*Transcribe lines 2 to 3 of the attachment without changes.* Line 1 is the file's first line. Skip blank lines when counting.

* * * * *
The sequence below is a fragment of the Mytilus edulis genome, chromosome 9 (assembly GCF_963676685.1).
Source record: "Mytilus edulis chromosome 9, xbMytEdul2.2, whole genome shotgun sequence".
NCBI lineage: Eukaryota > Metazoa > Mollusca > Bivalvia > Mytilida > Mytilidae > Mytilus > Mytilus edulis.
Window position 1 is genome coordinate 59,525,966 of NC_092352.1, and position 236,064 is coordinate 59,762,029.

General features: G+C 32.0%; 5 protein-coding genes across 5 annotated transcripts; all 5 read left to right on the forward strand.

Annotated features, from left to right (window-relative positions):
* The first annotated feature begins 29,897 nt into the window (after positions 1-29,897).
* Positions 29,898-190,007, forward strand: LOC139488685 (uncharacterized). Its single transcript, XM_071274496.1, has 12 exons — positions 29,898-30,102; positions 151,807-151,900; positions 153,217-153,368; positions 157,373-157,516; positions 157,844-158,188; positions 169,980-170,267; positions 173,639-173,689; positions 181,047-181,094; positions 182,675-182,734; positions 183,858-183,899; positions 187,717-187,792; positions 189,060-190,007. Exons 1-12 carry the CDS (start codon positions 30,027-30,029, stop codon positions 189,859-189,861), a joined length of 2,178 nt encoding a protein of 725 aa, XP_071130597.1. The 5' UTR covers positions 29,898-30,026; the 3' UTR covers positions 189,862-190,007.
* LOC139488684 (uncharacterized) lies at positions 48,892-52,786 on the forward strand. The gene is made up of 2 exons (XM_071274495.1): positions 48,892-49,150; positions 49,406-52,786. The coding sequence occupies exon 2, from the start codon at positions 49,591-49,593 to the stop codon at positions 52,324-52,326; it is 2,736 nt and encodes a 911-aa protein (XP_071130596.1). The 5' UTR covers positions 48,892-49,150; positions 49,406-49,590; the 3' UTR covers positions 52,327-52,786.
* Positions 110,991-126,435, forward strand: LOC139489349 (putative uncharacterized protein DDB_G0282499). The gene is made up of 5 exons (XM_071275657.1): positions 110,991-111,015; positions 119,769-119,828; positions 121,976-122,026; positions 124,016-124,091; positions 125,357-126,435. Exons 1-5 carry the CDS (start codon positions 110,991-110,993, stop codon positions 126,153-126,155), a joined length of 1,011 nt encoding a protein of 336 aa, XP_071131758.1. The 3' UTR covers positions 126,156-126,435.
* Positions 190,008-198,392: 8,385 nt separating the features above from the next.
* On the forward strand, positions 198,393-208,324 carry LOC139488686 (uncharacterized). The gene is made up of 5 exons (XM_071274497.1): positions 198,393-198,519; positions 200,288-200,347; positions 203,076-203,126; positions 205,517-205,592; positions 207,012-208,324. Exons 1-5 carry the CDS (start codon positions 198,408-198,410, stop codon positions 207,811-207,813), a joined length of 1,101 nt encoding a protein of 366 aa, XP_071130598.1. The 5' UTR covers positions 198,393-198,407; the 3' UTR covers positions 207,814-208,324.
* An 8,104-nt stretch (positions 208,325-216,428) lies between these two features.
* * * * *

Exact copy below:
Source record: "Mytilus edulis chromosome 9, xbMytEdul2.2, whole genome shotgun sequence".
NCBI lineage: Eukaryota > Metazoa > Mollusca > Bivalvia > Mytilida > Mytilidae > Mytilus > Mytilus edulis.